OMB focuses on project execution

A new survey shows that federal agencies and their contractors are not hurrying to comply with Office of Management and Budget directives to use earned value management (EVM), a discipline that experts say puts an added project planning burden on federal agencies.

Norman Enger, program director of the human resources line of business initiative at the Office of Personnel Management, said the difficulty of using EVM is equal to its value. "This is not an Excel-type tool," he said.

But after a year preparing, OPM began using EVM software in September to manage five e-government projects and a governmentwide human resources project.

Much of the difficulty involved integrating EVM data into OPM's financial management system, Enger said. "This is the kind of integration that takes a lot of time, a lot of culture change," he said. "It takes months and months to really make this work effectively."

A representative of Primavera Systems, which sells EVM software, delivered a similar message to federal managers attending a Nov. 3 industry seminar in Washington, D.C. Joel Capperella, a public sector market manager at Primavera, said agencies could face significant obstacles in achieving the value of EVM. Primavera conducted a survey that found that senior agency managers are unfamiliar with and not especially interested in EVM and federal employees lack EVM training.

Experienced project managers who use EVM say it is different from the project management tools that most federal agencies have been using. "For a long time, we've measured cost, expenditures and where we are on a schedule," said Jeff Breunig, an account executive for Transportation Department projects at ICF Consulting Group.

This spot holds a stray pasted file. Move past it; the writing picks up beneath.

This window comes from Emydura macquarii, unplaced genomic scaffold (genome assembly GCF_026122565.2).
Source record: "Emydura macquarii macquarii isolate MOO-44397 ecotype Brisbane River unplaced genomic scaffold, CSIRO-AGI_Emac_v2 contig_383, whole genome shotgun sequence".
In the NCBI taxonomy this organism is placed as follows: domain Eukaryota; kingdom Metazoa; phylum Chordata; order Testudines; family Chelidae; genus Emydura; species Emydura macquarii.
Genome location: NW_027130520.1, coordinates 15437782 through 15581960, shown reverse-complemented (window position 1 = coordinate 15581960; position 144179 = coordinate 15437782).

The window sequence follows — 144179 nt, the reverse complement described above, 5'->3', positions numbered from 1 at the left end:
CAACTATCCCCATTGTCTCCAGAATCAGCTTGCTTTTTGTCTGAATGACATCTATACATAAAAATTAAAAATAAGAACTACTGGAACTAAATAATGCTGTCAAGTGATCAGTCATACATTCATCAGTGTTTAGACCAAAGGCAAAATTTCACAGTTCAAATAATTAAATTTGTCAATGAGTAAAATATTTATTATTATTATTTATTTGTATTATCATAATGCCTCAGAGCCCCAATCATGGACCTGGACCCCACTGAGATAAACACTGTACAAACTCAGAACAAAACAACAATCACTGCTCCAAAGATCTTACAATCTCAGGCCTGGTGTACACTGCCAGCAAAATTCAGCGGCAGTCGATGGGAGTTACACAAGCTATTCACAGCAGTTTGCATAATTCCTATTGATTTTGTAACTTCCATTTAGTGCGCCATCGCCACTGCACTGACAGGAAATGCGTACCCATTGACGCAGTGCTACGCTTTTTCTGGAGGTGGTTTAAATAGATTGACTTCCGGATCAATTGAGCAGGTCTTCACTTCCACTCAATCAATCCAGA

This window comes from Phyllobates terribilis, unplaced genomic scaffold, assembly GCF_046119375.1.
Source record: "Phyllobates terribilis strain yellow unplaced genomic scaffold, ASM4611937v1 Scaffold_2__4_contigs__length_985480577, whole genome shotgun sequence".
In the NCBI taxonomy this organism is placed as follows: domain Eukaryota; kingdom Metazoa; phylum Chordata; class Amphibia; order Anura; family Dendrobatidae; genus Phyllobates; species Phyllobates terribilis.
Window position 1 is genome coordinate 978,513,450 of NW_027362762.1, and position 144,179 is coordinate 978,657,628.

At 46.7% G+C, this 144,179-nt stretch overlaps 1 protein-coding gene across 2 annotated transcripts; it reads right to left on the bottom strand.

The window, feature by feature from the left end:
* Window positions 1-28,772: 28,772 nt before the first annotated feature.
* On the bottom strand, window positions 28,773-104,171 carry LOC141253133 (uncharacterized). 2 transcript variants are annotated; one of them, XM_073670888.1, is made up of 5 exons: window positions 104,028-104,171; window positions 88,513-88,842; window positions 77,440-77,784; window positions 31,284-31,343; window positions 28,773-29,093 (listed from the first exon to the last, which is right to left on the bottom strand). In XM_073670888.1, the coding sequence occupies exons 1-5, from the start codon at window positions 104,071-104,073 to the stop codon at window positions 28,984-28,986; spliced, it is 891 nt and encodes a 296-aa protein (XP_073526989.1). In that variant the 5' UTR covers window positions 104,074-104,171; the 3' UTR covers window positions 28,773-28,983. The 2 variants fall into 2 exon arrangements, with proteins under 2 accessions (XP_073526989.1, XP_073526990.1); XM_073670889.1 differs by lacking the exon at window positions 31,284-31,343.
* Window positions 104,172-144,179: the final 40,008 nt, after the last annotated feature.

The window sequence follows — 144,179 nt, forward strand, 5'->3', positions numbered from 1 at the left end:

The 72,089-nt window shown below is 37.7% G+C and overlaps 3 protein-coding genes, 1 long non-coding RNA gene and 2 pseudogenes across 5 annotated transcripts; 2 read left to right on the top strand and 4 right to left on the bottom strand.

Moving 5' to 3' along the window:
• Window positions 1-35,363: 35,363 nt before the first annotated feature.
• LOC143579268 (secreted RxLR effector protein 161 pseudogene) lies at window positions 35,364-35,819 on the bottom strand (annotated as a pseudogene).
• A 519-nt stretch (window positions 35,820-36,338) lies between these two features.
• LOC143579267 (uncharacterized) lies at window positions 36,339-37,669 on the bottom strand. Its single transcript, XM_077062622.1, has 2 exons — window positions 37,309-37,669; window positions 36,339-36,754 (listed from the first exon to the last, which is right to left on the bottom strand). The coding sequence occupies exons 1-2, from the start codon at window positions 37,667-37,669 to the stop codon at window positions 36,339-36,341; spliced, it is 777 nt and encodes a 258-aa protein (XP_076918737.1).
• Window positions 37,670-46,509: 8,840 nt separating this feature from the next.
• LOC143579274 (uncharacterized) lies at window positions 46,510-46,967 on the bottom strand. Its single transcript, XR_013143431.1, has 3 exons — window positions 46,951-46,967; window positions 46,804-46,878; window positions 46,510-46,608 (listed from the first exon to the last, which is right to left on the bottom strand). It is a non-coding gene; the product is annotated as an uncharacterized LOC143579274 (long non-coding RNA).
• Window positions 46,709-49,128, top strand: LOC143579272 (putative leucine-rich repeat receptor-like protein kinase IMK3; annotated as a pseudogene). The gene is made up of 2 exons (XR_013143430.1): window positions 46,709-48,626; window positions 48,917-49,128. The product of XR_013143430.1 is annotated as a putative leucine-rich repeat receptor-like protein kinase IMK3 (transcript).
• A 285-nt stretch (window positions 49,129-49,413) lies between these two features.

"It's been harder to put those cost expenditures against what has been done so far," Breunig added. "We're 50 percent through the time, 50 percent through the budget, but we don't know if we've got 50 percent of the project done." EVM answers that last question, he said.

EVM won't be a mystery to federal managers much longer. OMB has told agencies they have until Dec. 31 to create policies for using EVM to reduce the risks inherent in large information technology projects.

All federal agencies should be using EVM as businesses have been doing for years, said Tim Young, OMB's associate administrator for e-government and IT. He said federal agencies will get more value out of a proposed $65 billion IT budget for fiscal 2006 if they use EVM as one of their project management tools.

Unlike other federal agencies, the Defense Department has used EVM for years to control spending and deadlines for large aircraft carrier projects, Young said.

The value of EVM is that it lets managers make better decisions and avoid undue costs or project failures, Enger said. Managers can foresee trouble and take corrective action, rather than suddenly realizing they're over budget, he said.

Enger added a caveat, however. He said using EVM properly puts a considerable burden on team members to plan and schedule projects -- skills often in short supply at federal agencies.


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